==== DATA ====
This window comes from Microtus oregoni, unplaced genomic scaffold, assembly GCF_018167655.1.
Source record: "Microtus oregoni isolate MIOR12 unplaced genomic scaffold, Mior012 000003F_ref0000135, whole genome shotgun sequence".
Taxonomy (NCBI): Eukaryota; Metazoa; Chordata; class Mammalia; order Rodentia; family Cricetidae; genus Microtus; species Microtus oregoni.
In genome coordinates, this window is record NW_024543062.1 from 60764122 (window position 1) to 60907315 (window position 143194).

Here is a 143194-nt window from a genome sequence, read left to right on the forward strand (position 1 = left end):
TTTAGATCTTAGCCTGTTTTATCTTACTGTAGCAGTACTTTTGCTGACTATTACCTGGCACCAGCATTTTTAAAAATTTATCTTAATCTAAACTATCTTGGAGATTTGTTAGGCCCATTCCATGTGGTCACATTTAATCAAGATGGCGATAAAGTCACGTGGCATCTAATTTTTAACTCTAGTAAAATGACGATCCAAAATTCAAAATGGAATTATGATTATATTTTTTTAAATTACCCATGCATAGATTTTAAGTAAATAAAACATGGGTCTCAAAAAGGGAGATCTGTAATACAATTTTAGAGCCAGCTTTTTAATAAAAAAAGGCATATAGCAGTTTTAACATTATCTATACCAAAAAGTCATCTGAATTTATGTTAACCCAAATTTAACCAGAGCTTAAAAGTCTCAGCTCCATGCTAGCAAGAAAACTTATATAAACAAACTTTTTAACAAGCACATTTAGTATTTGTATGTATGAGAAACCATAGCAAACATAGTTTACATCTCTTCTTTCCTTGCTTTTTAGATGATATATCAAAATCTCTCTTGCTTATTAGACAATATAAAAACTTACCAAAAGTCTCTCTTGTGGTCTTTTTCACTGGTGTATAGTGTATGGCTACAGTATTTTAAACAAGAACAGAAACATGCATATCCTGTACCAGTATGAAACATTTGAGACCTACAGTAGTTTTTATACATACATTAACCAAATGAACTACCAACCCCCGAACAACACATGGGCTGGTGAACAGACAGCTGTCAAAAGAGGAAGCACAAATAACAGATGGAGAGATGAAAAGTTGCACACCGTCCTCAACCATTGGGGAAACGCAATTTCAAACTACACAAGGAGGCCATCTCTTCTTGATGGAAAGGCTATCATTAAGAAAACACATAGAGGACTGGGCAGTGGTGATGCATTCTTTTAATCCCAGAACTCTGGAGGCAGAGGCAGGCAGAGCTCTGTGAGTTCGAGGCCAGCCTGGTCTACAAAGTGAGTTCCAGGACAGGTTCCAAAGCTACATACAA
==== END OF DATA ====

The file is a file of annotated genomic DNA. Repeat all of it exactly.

This window comes from Microtus oregoni, unplaced genomic scaffold, assembly GCF_018167655.1.
Source record: "Microtus oregoni isolate MIOR12 unplaced genomic scaffold, Mior012 000003F_ref0000135, whole genome shotgun sequence".
Taxonomy (NCBI): Eukaryota; Metazoa; Chordata; class Mammalia; order Rodentia; family Cricetidae; genus Microtus; species Microtus oregoni.
In genome coordinates, this window is record NW_024543062.1 from 60764122 (window position 1) to 60907315 (window position 143194).

Here is a 143194-nt window from a genome sequence, read left to right on the forward strand (position 1 = left end):
TTTAGATCTTAGCCTGTTTTATCTTACTGTAGCAGTACTTTTGCTGACTATTACCTGGCACCAGCATTTTTAAAAATTTATCTTAATCTAAACTATCTTGGAGATTTGTTAGGCCCATTCCATGTGGTCACATTTAATCAAGATGGCGATAAAGTCACGTGGCATCTAATTTTTAACTCTAGTAAAATGACGATCCAAAATTCAAAATGGAATTATGATTATATTTTTTTAAATTACCCATGCATAGATTTTAAGTAAATAAAACATGGGTCTCAAAAAGGGAGATCTGTAATACAATTTTAGAGCCAGCTTTTTAATAAAAAAAGGCATATAGCAGTTTTAACATTATCTATACCAAAAAGTCATCTGAATTTATGTTAACCCAAATTTAACCAGAGCTTAAAAGTCTCAGCTCCATGCTAGCAAGAAAACTTATATAAACAAACTTTTTAACAAGCACATTTAGTATTTGTATGTATGAGAAACCATAGCAAACATAGTTTACATCTCTTCTTTCCTTGCTTTTTAGATGATATATCAAAATCTCTCTTGCTTATTAGACAATATAAAAACTTACCAAAAGTCTCTCTTGTGGTCTTTTTCACTGGTGTATAGTGTATGGCTACAGTATTTTAAACAAGAACAGAAACATGCATATCCTGTACCAGTATGAAACATTTGAGACCTACAGTAGTTTTTATACATACATTAACCAAATGAACTACCAACCCCCGAACAACACATGGGCTGGTGAACAGACAGCTGTCAAAAGAGGAAGCACAAATAACAGATGGAGAGATGAAAAGTTGCACACCGTCCTCAACCATTGGGGAAACGCAATTTCAAACTACACAAGGAGGCCATCTCTTCTTGATGGAAAGGCTATCATTAAGAAAACACATAGAGGACTGGGCAGTGGTGATGCATTCTTTTAATCCCAGAACTCTGGAGGCAGAGGCAGGCAGAGCTCTGTGAGTTCGAGGCCAGCCTGGTCTACAAAGTGAGTTCCAGGACAGGTTCCAAAGCTACATACAA